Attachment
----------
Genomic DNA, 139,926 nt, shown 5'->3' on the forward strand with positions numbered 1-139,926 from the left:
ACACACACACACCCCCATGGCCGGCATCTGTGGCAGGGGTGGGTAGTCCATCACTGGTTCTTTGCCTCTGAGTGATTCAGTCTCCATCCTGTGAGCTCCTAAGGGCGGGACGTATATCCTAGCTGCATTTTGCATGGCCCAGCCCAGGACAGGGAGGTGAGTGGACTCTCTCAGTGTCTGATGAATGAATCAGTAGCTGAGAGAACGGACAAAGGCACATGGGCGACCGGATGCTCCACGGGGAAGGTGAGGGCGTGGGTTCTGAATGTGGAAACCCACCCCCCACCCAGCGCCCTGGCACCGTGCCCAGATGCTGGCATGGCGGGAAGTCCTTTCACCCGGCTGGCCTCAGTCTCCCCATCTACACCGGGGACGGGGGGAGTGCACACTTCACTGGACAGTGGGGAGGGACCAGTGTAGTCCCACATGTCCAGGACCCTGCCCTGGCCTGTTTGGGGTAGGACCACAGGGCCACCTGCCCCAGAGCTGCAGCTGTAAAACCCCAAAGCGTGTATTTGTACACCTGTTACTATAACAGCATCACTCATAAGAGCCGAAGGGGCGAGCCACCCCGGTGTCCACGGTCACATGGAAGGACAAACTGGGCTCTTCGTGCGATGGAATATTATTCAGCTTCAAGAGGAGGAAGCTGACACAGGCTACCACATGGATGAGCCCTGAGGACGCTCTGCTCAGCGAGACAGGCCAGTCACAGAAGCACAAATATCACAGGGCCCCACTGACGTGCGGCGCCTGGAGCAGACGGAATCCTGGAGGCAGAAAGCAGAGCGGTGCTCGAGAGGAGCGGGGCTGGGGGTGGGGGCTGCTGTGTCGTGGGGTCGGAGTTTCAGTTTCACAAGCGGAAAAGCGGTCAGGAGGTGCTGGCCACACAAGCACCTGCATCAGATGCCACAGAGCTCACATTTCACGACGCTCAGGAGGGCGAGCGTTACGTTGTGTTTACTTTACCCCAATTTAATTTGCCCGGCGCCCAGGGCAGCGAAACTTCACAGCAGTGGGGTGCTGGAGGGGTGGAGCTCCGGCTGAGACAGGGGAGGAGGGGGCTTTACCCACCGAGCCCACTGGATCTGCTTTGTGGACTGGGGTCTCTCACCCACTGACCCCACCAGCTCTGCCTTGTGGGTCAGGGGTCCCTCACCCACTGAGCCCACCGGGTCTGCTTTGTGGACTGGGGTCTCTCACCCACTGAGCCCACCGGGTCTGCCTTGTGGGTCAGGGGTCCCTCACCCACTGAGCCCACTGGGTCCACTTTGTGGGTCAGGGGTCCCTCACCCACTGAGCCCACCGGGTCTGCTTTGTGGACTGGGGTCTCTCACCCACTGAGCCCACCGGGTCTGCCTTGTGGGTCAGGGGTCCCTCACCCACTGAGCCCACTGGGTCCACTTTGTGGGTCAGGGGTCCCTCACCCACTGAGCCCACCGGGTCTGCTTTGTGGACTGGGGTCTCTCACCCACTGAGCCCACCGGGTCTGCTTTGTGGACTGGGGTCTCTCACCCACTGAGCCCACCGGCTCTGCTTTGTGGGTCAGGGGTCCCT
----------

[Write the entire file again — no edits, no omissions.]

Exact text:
Genomic DNA, 139,926 nt, shown 5'->3' on the forward strand with positions numbered 1-139,926 from the left:
ACACACACACACCCCCATGGCCGGCATCTGTGGCAGGGGTGGGTAGTCCATCACTGGTTCTTTGCCTCTGAGTGATTCAGTCTCCATCCTGTGAGCTCCTAAGGGCGGGACGTATATCCTAGCTGCATTTTGCATGGCCCAGCCCAGGACAGGGAGGTGAGTGGACTCTCTCAGTGTCTGATGAATGAATCAGTAGCTGAGAGAACGGACAAAGGCACATGGGCGACCGGATGCTCCACGGGGAAGGTGAGGGCGTGGGTTCTGAATGTGGAAACCCACCCCCCACCCAGCGCCCTGGCACCGTGCCCAGATGCTGGCATGGCGGGAAGTCCTTTCACCCGGCTGGCCTCAGTCTCCCCATCTACACCGGGGACGGGGGGAGTGCACACTTCACTGGACAGTGGGGAGGGACCAGTGTAGTCCCACATGTCCAGGACCCTGCCCTGGCCTGTTTGGGGTAGGACCACAGGGCCACCTGCCCCAGAGCTGCAGCTGTAAAACCCCAAAGCGTGTATTTGTACACCTGTTACTATAACAGCATCACTCATAAGAGCCGAAGGGGCGAGCCACCCCGGTGTCCACGGTCACATGGAAGGACAAACTGGGCTCTTCGTGCGATGGAATATTATTCAGCTTCAAGAGGAGGAAGCTGACACAGGCTACCACATGGATGAGCCCTGAGGACGCTCTGCTCAGCGAGACAGGCCAGTCACAGAAGCACAAATATCACAGGGCCCCACTGACGTGCGGCGCCTGGAGCAGACGGAATCCTGGAGGCAGAAAGCAGAGCGGTGCTCGAGAGGAGCGGGGCTGGGGGTGGGGGCTGCTGTGTCGTGGGGTCGGAGTTTCAGTTTCACAAGCGGAAAAGCGGTCAGGAGGTGCTGGCCACACAAGCACCTGCATCAGATGCCACAGAGCTCACATTTCACGACGCTCAGGAGGGCGAGCGTTACGTTGTGTTTACTTTACCCCAATTTAATTTGCCCGGCGCCCAGGGCAGCGAAACTTCACAGCAGTGGGGTGCTGGAGGGGTGGAGCTCCGGCTGAGACAGGGGAGGAGGGGGCTTTACCCACCGAGCCCACTGGATCTGCTTTGTGGACTGGGGTCTCTCACCCACTGACCCCACCAGCTCTGCCTTGTGGGTCAGGGGTCCCTCACCCACTGAGCCCACCGGGTCTGCTTTGTGGACTGGGGTCTCTCACCCACTGAGCCCACCGGGTCTGCCTTGTGGGTCAGGGGTCCCTCACCCACTGAGCCCACTGGGTCCACTTTGTGGGTCAGGGGTCCCTCACCCACTGAGCCCACCGGGTCTGCTTTGTGGACTGGGGTCTCTCACCCACTGAGCCCACCGGGTCTGCCTTGTGGGTCAGGGGTCCCTCACCCACTGAGCCCACTGGGTCCACTTTGTGGGTCAGGGGTCCCTCACCCACTGAGCCCACCGGGTCTGCTTTGTGGACTGGGGTCTCTCACCCACTGAGCCCACCGGGTCTGCTTTGTGGACTGGGGTCTCTCACCCACTGAGCCCACCGGCTCTGCTTTGTGGGTCAGGGGTCCCT